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It seems that the recession has hit California so hard that calls to the Employment Development Department sometimes go unanswered - to the tune of 9 out of 10 call! From the OC Register,
More than nine out of 10 callers who wanted to talk to a state Employment Development Department agent were unable to get through on the phone at the peak of layoffs in 2008-09, according to a state audit released Thursday.
Callers got so frustrated that they dialed in an average 23 times — and sometimes as many as 80 times — trying to get through to an EDD agent, according to a customer satisfaction survey last June.
Man arrested after weapon is fired at apartment complex
What's particularly interesting to note about this story is that, evidently, the man is had a restraining order prohibiting him from being at the apartment complex, and he is a felon - which prohibits him from possessing a firearm. But, hey, since when do criminals care about the law?
Meanwhile, it's next to impossible for a law-abiding citizen to obtain a concealed carry weapon permit in southern California.
Two men arrested after cache of weapons is found in their home
But owning weapons (of the legal variety) is not against the law. Oh, read further into the story and you'll find out that both of these guys were also barred from possessing firearms. Dang! Are we noticing a pattern here? From the OC Register,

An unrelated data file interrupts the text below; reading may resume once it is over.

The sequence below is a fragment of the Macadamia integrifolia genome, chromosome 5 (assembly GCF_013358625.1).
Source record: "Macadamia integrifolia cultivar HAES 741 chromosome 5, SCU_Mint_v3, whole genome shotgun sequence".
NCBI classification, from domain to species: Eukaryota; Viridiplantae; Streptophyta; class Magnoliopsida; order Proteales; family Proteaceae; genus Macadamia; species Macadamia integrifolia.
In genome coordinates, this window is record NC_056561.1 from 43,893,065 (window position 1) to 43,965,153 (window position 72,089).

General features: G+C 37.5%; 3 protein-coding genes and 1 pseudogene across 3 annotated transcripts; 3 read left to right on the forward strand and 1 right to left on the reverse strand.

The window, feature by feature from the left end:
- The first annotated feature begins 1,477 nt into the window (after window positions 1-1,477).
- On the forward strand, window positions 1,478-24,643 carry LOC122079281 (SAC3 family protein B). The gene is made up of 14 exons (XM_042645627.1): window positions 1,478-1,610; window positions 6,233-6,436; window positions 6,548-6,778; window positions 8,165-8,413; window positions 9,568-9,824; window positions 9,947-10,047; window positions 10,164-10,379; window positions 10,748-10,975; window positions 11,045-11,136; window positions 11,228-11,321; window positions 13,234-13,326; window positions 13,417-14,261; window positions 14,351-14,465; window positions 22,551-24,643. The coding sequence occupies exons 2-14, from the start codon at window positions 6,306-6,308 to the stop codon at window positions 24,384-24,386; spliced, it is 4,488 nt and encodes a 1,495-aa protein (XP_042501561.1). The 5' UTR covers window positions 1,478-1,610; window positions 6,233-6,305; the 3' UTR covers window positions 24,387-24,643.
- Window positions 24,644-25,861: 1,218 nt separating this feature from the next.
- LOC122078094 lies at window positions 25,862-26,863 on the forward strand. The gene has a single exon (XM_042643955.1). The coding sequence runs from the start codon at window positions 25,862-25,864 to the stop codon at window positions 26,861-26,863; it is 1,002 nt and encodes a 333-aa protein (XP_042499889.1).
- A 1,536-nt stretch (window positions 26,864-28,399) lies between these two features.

The search turned up a variety of weapons, including an AK-47, high-powered rifles, at least one assault rifle that had been altered to be automatic, a baton, flak jackets and ammunition, Bertagna said.
Well, at least we're safe from sex offenders
Nope. Not in Rancho Santa Margarita, anyways. Again, from the OC Register,
City officials on Wednesday approved an ordinance to keep sex offenders out of parks.
The ban, based off the County's Child Safety Zone Ordinance developed by District Attorney Tony Rackauckas in April, is tailored for the city and its privately home owner association-owned parks. The ordinance would require sex offenders to receive written permission from the city's chief of police to enter a park. A specific location, time and date would be required before permission could be granted. The city's proposed draft has received approval from the District Attorney's office.
The City Council unanimously approved the ban even though it may be largely unenforceable unless local HOAs come on board, City Attorney Greg Simonian said. All 25 parks in the city are privately owned. City officials have contacted the individual HOAs about the proposed ordinance but have been turned down.